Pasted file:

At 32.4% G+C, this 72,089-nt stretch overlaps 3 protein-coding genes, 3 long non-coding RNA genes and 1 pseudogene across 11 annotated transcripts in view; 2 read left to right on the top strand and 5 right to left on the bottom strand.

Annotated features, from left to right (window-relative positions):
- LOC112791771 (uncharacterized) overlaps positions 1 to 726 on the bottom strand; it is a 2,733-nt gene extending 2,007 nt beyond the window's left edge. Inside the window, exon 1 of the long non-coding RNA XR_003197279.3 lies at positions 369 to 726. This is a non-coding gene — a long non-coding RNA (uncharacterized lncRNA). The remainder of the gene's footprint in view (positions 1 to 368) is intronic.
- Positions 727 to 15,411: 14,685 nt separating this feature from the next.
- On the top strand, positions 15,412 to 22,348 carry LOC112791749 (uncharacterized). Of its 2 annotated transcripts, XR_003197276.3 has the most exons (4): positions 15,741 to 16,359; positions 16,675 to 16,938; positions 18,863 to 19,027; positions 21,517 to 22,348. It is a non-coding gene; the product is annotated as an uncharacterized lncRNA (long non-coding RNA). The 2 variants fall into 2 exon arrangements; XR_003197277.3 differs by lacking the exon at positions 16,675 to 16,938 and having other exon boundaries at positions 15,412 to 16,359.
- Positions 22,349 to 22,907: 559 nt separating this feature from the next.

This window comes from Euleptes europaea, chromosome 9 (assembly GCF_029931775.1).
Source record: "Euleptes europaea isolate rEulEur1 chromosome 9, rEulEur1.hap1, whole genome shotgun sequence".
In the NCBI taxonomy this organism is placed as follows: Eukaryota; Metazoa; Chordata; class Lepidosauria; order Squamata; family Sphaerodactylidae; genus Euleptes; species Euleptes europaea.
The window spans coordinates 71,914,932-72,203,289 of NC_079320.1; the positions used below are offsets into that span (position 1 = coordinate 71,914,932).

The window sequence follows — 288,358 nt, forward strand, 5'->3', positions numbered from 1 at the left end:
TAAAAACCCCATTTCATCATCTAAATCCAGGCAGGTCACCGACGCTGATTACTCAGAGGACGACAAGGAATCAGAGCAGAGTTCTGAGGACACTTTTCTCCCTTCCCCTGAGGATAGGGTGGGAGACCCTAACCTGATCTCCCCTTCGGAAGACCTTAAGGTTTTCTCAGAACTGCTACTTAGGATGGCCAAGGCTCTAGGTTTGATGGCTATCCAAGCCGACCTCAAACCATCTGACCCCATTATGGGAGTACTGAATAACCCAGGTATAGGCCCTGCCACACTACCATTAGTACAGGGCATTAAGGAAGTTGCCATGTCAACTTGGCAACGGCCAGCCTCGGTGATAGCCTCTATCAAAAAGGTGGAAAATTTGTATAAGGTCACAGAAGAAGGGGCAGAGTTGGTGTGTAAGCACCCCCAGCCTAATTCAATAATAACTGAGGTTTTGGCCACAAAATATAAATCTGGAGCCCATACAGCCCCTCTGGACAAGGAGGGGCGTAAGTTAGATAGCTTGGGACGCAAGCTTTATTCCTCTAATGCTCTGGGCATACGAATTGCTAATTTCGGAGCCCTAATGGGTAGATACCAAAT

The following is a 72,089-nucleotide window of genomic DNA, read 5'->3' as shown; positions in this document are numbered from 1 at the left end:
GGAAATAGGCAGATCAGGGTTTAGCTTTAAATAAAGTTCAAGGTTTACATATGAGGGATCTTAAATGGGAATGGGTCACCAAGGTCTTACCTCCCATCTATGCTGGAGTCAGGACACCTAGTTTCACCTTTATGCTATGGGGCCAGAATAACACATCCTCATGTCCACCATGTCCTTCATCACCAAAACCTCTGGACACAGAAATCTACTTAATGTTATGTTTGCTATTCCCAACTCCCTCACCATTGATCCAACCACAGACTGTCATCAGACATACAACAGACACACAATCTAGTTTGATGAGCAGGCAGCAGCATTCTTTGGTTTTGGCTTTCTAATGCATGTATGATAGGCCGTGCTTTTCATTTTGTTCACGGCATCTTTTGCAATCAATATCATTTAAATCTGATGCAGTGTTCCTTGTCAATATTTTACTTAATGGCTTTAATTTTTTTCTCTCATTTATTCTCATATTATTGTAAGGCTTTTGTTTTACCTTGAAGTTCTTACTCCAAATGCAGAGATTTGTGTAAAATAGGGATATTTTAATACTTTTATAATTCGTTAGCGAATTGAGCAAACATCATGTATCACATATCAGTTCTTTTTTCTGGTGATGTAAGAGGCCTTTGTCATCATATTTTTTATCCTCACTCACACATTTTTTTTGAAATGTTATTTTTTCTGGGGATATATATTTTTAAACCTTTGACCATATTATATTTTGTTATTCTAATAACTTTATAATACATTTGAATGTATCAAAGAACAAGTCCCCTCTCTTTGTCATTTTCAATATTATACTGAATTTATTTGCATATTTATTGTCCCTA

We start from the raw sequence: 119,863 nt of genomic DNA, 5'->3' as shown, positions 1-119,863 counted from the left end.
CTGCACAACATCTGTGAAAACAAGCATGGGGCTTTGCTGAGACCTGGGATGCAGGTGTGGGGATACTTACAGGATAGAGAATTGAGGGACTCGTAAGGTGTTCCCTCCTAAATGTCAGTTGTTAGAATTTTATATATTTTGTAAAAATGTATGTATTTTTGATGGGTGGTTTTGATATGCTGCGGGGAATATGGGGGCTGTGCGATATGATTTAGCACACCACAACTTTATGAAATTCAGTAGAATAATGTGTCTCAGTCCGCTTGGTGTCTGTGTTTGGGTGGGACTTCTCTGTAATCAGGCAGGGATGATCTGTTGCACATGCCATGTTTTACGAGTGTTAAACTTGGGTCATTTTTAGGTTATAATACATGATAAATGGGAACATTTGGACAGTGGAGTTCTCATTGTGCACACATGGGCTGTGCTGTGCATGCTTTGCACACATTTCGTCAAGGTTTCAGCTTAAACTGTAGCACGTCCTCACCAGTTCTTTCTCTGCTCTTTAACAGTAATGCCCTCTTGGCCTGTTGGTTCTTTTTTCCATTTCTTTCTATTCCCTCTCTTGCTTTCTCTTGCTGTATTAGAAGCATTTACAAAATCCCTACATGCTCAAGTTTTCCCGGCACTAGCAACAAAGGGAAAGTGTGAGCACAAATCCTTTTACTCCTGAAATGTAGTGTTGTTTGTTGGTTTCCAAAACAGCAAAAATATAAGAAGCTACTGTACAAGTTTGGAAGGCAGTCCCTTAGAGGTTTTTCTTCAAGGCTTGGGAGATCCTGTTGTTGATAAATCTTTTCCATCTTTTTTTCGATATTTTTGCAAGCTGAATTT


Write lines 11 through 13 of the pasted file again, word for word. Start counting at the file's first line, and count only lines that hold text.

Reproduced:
The window sequence follows — 288,358 nt, forward strand, 5'->3', positions numbered from 1 at the left end:
TAAAAACCCCATTTCATCATCTAAATCCAGGCAGGTCACCGACGCTGATTACTCAGAGGACGACAAGGAATCAGAGCAGAGTTCTGAGGACACTTTTCTCCCTTCCCCTGAGGATAGGGTGGGAGACCCTAACCTGATCTCCCCTTCGGAAGACCTTAAGGTTTTCTCAGAACTGCTACTTAGGATGGCCAAGGCTCTAGGTTTGATGGCTATCCAAGCCGACCTCAAACCATCTGACCCCATTATGGGAGTACTGAATAACCCAGGTATAGGCCCTGCCACACTACCATTAGTACAGGGCATTAAGGAAGTTGCCATGTCAACTTGGCAACGGCCAGCCTCGGTGATAGCCTCTATCAAAAAGGTGGAAAATTTGTATAAGGTCACAGAAGAAGGGGCAGAGTTGGTGTGTAAGCACCCCCAGCCTAATTCAATAATAACTGAGGTTTTGGCCACAAAATATAAATCTGGAGCCCATACAGCCCCTCTGGACAAGGAGGGGCGTAAGTTAGATAGCTTGGGACGCAAGCTTTATTCCTCTAATGCTCTGGGCATACGAATTGCTAATTTCGGAGCCCTAATGGGTAGATACCAAAT

The following is a 72,089-nucleotide window of genomic DNA, read 5'->3' as shown; positions in this document are numbered from 1 at the left end: